To William McWhir
New York, October 12th 1789.
I have received your letter of the 18 ult., and am glad to learn from it that my Nephews apply with diligence to arithmetic and english composition—these are two branches in which I have always thought them deficient—and have ever been pressingly desirous that they should be made well acquainted with them.1
George may be instructed in the french language, but Laurence had better apply himself, for the present, to his arithmetic, writing and composition.
As you have failed in your endeavors to obtain a mathematical Instructor, it is not probable that any success would attend an advertisement in a paper here—however, I will have one inserted.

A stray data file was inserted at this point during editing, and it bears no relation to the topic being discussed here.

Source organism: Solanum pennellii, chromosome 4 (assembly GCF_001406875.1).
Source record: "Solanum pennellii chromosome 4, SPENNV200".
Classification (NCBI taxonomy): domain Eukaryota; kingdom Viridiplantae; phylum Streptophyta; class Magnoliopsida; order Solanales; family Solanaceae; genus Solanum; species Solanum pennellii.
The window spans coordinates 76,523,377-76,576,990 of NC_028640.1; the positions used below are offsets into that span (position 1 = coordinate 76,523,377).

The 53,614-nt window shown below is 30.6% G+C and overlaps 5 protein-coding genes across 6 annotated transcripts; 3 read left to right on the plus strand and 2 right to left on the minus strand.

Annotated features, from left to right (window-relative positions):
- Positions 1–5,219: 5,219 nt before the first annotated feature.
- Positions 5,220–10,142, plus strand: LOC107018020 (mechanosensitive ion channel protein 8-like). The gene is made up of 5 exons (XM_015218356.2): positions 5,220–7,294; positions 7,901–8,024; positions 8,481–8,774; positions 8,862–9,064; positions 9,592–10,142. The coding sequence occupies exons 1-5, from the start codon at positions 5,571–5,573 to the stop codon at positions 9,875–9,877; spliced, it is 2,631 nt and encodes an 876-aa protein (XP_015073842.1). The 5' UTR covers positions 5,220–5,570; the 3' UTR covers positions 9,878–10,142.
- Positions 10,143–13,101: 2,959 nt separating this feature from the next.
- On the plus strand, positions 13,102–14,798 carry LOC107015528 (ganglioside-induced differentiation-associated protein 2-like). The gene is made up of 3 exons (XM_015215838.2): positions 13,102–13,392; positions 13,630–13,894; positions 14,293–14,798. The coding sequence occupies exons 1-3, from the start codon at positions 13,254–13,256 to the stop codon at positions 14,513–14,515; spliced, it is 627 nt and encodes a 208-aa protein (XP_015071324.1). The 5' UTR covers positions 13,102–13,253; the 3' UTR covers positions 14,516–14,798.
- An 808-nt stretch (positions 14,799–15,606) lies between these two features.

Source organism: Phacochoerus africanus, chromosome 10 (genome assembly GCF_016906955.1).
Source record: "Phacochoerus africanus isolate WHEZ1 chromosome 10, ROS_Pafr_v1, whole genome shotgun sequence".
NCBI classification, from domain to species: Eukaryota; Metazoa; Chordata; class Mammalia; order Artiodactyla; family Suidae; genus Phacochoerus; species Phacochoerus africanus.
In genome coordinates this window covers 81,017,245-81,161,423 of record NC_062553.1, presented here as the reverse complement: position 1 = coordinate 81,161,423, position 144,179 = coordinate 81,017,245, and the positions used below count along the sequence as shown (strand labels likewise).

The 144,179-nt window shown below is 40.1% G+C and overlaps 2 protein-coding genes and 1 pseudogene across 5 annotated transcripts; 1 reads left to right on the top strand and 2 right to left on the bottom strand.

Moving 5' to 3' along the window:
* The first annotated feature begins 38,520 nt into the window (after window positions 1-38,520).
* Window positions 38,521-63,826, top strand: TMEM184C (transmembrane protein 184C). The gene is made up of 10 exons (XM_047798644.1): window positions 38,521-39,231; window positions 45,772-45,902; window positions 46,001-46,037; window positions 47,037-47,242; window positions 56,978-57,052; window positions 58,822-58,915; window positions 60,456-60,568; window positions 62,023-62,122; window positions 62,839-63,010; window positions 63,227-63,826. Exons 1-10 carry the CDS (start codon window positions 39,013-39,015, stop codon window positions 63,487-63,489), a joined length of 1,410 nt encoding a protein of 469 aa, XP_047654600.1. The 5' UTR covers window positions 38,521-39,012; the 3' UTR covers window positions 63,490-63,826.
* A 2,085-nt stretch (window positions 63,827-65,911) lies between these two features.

I can give no particular opinion respecting the Boy whom you represent to be an uncommon Genius—but I would willingly give any reasonable encouragement towards the cultivation of talents which bid fair to be useful. I am Sir, your most obedient Servant
1. Letter not found. For background to GW’s perennial problems with the young sons of his brother Samuel, see Francis Willis, Jr., to GW, 24 Sept. 1788, source note, Charles Washington to GW, 7 Jan. 1789, Samuel Hanson to GW, 12 Jan. and 19 Feb. 1789, GW to Hanson, 16 Jan. 1789, and GW to George Steptoe Washington, 23 Mar. 1789.